## Explanation

In the Excel date system, one day is equal to 1, so you can think of time as fractional values of 1, as shown in the table below:

Hours | Fraction | Value | Time |
---|---|---|---|

1 | 1/24 | 0.04167 | 1:00 |

3 | 3/24 | 0.125 | 3:00 |

6 | 6/24 | 0.25 | 6:00 |

4 | 4/24 | 0.167 | 4:00 |

8 | 8/24 | 0.333 | 8:00 |

12 | 12/24 | 0.5 | 12:00 |

18 | 18/24 | 0.75 | 18:00 |

21 | 21/24 | 0.875 | 21:00 |

This means if you have a decimal number for hours, you can simply divide by 24 to get the correct representation of hours in Excel. After dividing by 24, you can apply a time format of your choice, or use the result in a math operation with other dates or times.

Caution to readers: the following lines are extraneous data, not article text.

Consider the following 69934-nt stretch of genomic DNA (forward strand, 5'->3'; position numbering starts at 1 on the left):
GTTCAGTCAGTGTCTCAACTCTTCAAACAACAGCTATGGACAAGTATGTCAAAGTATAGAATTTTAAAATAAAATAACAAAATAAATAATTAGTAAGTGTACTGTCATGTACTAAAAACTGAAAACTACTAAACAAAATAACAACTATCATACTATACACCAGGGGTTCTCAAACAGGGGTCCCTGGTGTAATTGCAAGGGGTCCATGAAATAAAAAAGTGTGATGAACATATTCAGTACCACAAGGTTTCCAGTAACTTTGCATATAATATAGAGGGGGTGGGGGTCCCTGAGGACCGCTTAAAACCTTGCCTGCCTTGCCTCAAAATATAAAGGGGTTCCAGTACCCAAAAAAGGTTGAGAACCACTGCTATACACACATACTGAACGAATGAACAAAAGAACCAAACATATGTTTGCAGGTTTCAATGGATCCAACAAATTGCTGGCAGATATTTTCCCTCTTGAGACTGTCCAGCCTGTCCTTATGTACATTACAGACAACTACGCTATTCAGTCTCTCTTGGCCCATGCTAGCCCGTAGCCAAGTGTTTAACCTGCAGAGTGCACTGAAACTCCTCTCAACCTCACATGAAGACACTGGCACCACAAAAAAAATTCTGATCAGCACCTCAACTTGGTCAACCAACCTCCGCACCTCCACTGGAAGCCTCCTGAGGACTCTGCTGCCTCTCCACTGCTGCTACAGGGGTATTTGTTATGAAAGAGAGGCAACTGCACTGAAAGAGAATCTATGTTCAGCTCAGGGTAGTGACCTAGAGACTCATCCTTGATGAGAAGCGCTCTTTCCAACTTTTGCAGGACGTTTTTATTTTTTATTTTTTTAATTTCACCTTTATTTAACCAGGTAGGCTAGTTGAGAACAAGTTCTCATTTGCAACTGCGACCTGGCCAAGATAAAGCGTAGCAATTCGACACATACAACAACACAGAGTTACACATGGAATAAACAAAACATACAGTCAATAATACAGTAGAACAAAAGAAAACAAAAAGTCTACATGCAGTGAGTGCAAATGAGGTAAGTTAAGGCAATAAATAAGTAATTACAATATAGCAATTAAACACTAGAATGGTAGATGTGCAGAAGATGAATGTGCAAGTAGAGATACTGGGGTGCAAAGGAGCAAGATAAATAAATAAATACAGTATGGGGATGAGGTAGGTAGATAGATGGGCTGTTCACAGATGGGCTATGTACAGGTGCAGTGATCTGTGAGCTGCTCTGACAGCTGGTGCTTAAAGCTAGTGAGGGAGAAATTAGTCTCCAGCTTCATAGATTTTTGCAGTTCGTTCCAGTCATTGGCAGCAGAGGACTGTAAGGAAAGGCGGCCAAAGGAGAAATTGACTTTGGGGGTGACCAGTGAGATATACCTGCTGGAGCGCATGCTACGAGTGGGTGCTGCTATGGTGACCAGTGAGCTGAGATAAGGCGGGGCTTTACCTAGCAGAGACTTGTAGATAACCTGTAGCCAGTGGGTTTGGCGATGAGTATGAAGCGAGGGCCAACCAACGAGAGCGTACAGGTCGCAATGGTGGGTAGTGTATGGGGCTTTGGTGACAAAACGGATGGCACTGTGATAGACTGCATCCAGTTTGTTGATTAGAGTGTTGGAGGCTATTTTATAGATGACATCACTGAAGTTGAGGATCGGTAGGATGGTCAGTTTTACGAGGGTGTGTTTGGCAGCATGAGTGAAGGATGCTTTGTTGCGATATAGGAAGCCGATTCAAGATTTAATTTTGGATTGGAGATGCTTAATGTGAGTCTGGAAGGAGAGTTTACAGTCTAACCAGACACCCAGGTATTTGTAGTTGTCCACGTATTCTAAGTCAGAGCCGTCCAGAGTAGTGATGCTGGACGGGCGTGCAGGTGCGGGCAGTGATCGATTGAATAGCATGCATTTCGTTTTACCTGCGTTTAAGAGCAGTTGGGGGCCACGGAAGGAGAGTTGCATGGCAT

In the example, since B10 contains 12 (representing 12 hours) the result is 12/24 = 0.5, since there are 12 hours in a half of day. Once a time format like h:mm has been applied, Excel will display 12:00.

### Durations longer than 24 hours

To display hours that represent a duration longer than 24 hours, you'll need to adjust the number format. Just wrap the h in square brackets like so:

```
[h]:mm
```

To display in minutes, you can do the same thing with m:

```
[m]
```

The brackets tell Excel the time is a duration, and not a time of day. This article explains number formats in more detail.